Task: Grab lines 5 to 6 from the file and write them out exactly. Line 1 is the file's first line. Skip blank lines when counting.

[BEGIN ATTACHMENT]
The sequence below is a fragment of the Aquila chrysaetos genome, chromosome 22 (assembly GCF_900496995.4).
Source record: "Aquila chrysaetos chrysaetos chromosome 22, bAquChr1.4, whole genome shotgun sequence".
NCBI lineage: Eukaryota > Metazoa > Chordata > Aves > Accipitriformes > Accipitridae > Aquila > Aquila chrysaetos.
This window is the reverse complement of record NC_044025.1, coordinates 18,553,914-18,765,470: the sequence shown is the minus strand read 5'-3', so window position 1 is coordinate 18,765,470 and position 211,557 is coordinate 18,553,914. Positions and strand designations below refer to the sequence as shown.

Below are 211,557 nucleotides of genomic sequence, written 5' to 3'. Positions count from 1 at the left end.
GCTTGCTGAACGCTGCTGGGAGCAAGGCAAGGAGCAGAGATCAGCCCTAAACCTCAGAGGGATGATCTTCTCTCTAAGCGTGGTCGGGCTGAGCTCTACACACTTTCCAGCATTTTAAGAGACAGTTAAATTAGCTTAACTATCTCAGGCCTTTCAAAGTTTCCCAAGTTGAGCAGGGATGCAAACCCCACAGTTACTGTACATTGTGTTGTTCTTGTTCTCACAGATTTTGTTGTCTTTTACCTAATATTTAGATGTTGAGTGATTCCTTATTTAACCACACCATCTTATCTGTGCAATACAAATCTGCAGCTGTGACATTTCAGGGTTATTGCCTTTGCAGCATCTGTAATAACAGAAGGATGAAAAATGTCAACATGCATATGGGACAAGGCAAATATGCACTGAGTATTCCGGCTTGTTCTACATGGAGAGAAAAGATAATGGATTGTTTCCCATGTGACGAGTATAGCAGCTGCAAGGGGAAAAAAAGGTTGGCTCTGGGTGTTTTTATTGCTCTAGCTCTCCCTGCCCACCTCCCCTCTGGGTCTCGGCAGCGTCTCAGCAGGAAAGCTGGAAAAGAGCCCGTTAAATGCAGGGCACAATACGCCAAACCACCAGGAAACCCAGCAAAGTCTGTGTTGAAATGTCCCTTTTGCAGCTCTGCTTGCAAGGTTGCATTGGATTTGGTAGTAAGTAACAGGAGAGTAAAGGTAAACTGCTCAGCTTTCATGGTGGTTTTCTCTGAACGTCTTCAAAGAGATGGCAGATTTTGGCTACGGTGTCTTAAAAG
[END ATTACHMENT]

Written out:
Below are 211,557 nucleotides of genomic sequence, written 5' to 3'. Positions count from 1 at the left end.
GCTTGCTGAACGCTGCTGGGAGCAAGGCAAGGAGCAGAGATCAGCCCTAAACCTCAGAGGGATGATCTTCTCTCTAAGCGTGGTCGGGCTGAGCTCTACACACTTTCCAGCATTTTAAGAGACAGTTAAATTAGCTTAACTATCTCAGGCCTTTCAAAGTTTCCCAAGTTGAGCAGGGATGCAAACCCCACAGTTACTGTACATTGTGTTGTTCTTGTTCTCACAGATTTTGTTGTCTTTTACCTAATATTTAGATGTTGAGTGATTCCTTATTTAACCACACCATCTTATCTGTGCAATACAAATCTGCAGCTGTGACATTTCAGGGTTATTGCCTTTGCAGCATCTGTAATAACAGAAGGATGAAAAATGTCAACATGCATATGGGACAAGGCAAATATGCACTGAGTATTCCGGCTTGTTCTACATGGAGAGAAAAGATAATGGATTGTTTCCCATGTGACGAGTATAGCAGCTGCAAGGGGAAAAAAAGGTTGGCTCTGGGTGTTTTTATTGCTCTAGCTCTCCCTGCCCACCTCCCCTCTGGGTCTCGGCAGCGTCTCAGCAGGAAAGCTGGAAAAGAGCCCGTTAAATGCAGGGCACAATACGCCAAACCACCAGGAAACCCAGCAAAGTCTGTGTTGAAATGTCCCTTTTGCAGCTCTGCTTGCAAGGTTGCATTGGATTTGGTAGTAAGTAACAGGAGAGTAAAGGTAAACTGCTCAGCTTTCATGGTGGTTTTCTCTGAACGTCTTCAAAGAGATGGCAGATTTTGGCTACGGTGTCTTAAAAG